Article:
5 February 1999

Energy audits benefit bottom line

By Simon Wragg

DO not assume energy audits are just for the environmentally conscious – one Derby farm has completed the new Farm Energy Centres energy audit and found milk cooling and water heating costs can be cut substantially.

Nick Corker, who oversees two dairy herds at Derby-based Broomfield College, is the first to complete the audit. It requires a producer to walk around a unit filling in a booklet with details of all electrical equipment. Using an FEC booklet, running costs for all equipment are calculated and can then be compared with the cost of energy efficient equipment.

According to the FECs Stephen Bettany, reviewing electricity costs is important, as they typically account for 3-4% of variable costs. Producers can expect to take a good working day to complete the DIY audit, but any savings add directly to bottom line profit, he says.

Costs slashed

At Broomfield, the audit has picked out two main areas where electricity cost can be slashed. On the colleges 40-cow organic unit running cost for the ageing ice-bank milk storage tank, which has no control switch or plate cooler, is 16.3p/100 litres of milk or £359 a year.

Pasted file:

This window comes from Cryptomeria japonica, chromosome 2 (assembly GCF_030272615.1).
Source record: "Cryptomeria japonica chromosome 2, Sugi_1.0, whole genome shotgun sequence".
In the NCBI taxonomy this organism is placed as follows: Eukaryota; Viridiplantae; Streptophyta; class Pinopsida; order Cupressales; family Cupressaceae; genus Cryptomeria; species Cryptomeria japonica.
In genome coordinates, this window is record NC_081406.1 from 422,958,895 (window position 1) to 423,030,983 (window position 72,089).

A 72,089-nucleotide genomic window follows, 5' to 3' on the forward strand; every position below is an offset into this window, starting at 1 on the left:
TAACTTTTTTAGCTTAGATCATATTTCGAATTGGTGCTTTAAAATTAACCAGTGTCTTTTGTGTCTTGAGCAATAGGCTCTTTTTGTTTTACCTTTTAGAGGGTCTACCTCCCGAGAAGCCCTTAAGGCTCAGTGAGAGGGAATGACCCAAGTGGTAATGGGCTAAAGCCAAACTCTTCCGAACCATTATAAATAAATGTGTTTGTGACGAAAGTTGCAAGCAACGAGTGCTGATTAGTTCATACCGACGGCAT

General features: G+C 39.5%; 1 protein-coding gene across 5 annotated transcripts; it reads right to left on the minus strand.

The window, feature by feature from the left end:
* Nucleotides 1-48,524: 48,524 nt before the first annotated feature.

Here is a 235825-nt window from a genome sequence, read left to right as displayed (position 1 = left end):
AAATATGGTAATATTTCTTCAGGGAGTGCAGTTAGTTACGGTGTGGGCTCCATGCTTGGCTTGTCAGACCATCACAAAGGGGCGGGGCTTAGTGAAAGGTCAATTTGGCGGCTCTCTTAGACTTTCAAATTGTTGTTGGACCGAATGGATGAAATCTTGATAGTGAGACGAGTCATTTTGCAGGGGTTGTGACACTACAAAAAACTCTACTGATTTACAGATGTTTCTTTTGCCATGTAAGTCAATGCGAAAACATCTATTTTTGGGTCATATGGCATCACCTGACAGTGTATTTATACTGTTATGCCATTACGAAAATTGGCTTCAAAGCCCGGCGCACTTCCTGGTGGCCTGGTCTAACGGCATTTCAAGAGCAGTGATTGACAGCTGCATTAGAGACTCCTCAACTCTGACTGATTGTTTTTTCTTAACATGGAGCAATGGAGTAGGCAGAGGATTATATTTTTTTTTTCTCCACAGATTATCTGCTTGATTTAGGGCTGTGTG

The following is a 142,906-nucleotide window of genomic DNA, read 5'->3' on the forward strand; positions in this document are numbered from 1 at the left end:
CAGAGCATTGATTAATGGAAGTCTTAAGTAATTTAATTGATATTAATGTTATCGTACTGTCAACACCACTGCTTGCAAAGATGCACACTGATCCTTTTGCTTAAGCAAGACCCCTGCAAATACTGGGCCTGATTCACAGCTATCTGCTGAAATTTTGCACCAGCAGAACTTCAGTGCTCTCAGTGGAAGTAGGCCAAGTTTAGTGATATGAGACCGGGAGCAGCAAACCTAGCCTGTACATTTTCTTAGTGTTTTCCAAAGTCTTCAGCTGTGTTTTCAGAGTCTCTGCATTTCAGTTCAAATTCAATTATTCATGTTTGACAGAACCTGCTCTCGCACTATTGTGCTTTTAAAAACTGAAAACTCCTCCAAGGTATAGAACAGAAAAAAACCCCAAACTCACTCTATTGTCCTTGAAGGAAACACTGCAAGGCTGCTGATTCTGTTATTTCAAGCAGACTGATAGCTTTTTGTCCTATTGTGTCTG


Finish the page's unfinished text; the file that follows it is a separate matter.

FEC figures suggest milk cooling costs at the organic unit can be slashed to just £140 a year for an ice bank tank and plate cooler, using night-time electricity. "The annual saving of £219 would help pay for the reinvestment," says Mr Bettany.

At the neighbouring 100-cow conventionally managed herd, annual running costs for the modern direct expansion tank, fitted with a plate cooler, are £379 a year; a difference of £20 over the organic units existing tank, yet it cools three times more milk.

Another area of potential cost cutting is water heating. Installing a 225-litre (50gal) spray-foam insulated hot water tank run on night-time electricity would cost £200 a year to run, saving £800 annually on the old water tank.

"Where producers want two hot washes a day, it pays to install and run a second identical tank. This requires only a short heat boost in the afternoon – rather than a complete reheat where a single tank was to be refilled – and gives an annual saving about £350," says Mr Bettany.

Other areas, such as lighting, need little improvement at Broomfield although Mr Bettany would like a maintenance plan to be introduced so all electrical equipment is serviced or repaired regularly. As the audit can be updated annually, FEC encourages producers to prioritise improvements and these can be reviewed year on year.

But was the effort of completing the audit worthwhile? Mr Corker thinks so: "We now know where variable costs can be cut. I also think that milk buyers are becoming more interested in energy use for environmental reasons, although its unlikely to add anything to milk price." &#42

DAIRYENERGYAUDIT

&#8226 Costs £70 with FEC reference books.

&#8226 Telephone back-up given by FEC.

&#8226 Annual renewal charge of £40.

Regular maintenance for lights needs to be put on the action plan, Steve Bettany (right) tells Broomfield Colleges Nick Corker.